OCD, or Obsessive Compulsive Disorder is close to me and the people in my life. Recent theatre I’ve seen and my own work/fundraisers remain in the back of my head. How can we portray this ghastly condition on the stage. Can we truly make people care?
Along comes StammerMouth with an expectedly profound piece, about OCD and those around the people who experience it. Directed by Nerida Bradley with a sharp eye for detail, CHOO CHOO has the snazzy, primary coloured vibe of a 70s children’s programme. Yet, a helping of Don’t Hug Me, I’m Scared and WandaVision peeps through with an angular distortion as the story stagnates. The feelings of isolation and worsening mental states are never far away in an ever increasing bout of anxiety. Both characters of Nye and Duncan have a strong, brotherly bond, leading to some later touching bits. You can only assume they spent lockdown together and this was the catalyst for the entire show.
Nye Russel Thompson (who also wrote the work) has poured his heart out here, the debilitating nature of the disorder constantly compromising his way of life. It’s clear that the condition can convince you making yourself think you’re capable of awful things. A radio set seen on a table spouts bile about a knife next to it and other horrible ideas that are naturally never acted upon. The efforts of fellow performer Duncan Hallis adds a soulful energy to the show, sincere in more sympathetic scenes. Both actors bounce off each other very skilfully, the humour is often solid. Some surreal moments, with dark comebacks remain as highlights.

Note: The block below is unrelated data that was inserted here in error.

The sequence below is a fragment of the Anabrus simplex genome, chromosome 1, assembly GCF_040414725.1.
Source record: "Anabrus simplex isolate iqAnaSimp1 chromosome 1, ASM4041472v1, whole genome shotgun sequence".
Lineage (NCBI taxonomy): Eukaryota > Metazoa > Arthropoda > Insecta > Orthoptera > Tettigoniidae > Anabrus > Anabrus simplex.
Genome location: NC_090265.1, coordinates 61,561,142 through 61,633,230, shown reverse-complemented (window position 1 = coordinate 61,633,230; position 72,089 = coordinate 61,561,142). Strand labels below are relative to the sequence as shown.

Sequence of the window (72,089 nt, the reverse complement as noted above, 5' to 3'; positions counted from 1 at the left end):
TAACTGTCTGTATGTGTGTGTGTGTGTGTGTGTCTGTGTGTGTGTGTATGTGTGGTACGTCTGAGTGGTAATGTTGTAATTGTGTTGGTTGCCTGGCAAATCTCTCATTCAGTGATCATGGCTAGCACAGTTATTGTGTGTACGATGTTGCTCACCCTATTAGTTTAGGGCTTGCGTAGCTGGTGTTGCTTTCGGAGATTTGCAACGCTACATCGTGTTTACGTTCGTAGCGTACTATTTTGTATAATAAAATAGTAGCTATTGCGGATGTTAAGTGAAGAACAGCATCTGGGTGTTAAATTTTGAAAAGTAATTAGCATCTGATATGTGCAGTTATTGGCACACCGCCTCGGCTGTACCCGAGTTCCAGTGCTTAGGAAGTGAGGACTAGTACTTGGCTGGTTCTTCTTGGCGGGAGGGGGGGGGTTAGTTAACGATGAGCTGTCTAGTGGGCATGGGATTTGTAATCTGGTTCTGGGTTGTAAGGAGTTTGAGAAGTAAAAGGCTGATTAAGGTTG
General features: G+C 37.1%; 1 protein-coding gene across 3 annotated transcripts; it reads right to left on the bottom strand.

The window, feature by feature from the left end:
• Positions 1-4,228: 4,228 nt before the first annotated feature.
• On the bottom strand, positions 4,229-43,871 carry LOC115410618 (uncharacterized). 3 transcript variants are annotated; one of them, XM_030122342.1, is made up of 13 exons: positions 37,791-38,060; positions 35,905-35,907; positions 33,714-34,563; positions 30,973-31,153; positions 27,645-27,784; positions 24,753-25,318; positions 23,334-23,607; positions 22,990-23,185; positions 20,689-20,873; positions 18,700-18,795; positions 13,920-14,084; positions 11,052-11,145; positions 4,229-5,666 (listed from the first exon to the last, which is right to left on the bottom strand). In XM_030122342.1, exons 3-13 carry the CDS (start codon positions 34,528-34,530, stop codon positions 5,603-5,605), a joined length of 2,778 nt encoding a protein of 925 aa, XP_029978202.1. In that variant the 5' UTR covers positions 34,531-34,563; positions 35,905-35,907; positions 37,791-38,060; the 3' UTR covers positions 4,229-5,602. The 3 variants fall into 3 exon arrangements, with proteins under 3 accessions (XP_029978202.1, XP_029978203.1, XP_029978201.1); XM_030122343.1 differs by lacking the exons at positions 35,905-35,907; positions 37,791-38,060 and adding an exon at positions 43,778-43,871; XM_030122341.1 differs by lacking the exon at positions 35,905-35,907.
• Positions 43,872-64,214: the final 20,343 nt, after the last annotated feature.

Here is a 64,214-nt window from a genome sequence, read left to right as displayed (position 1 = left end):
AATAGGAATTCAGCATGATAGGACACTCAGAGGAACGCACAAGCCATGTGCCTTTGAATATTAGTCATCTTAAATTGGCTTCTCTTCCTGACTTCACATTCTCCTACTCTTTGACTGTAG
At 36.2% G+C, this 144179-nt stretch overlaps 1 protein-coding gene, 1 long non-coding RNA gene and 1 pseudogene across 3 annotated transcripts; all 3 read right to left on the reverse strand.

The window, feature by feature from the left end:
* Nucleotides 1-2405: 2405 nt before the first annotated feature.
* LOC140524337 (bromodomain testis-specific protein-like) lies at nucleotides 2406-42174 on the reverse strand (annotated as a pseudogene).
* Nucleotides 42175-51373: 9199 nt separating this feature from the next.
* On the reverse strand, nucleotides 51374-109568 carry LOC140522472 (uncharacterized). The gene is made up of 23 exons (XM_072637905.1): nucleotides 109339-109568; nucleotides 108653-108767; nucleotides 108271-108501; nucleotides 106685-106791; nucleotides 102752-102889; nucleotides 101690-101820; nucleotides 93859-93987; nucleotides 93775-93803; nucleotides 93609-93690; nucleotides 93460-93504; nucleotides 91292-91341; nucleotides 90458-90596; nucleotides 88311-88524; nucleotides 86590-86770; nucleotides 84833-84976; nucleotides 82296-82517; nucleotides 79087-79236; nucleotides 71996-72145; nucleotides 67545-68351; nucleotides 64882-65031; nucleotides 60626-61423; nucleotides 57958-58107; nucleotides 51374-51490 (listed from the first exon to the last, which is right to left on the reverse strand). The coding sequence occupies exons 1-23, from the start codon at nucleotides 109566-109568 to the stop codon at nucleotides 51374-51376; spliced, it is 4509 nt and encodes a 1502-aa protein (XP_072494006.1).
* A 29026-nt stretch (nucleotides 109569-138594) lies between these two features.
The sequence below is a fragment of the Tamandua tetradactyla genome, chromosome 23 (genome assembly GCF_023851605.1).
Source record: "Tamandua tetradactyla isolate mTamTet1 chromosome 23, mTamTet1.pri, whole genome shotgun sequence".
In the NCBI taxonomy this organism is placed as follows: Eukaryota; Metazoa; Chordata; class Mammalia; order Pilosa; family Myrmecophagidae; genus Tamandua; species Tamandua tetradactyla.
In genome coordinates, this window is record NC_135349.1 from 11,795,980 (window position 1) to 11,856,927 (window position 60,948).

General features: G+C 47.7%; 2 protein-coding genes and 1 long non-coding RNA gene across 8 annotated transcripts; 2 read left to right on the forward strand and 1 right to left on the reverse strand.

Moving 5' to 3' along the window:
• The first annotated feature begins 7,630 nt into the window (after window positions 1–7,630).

Much love needs to be sent to Julie Doyle, the BSL interpreter for the evening. Though she was a slight part in the actual drama, she could have been utilised even more, her loitering of downstage right apparent throughout. Some sweet moments came when people in the audience before the show would sign with her, with some bouts of laughter. The set as well is simple and effective, white blocks which change colour work very well in the space. The opening song, heard throughout is such a catchy tune, I’ve yet to get it out of my head (speaking of which, the Kylie scene in a manic ). The song itself is a roll call for both guys, Nye’s slipping out of tune and rhythm due to the descent of his intrusive thoughts.
It’s super to see more theatre being made about mental health, especially after the life altering pandemic, something were not fully out of. I said in another recent review about OCD that “work like this could save lives”. This remains the case with this most recent piece from StammerMouth.
CHOO CHOO! You are not your thoughts continues at Chapter Arts Centre till 23rd July 2022.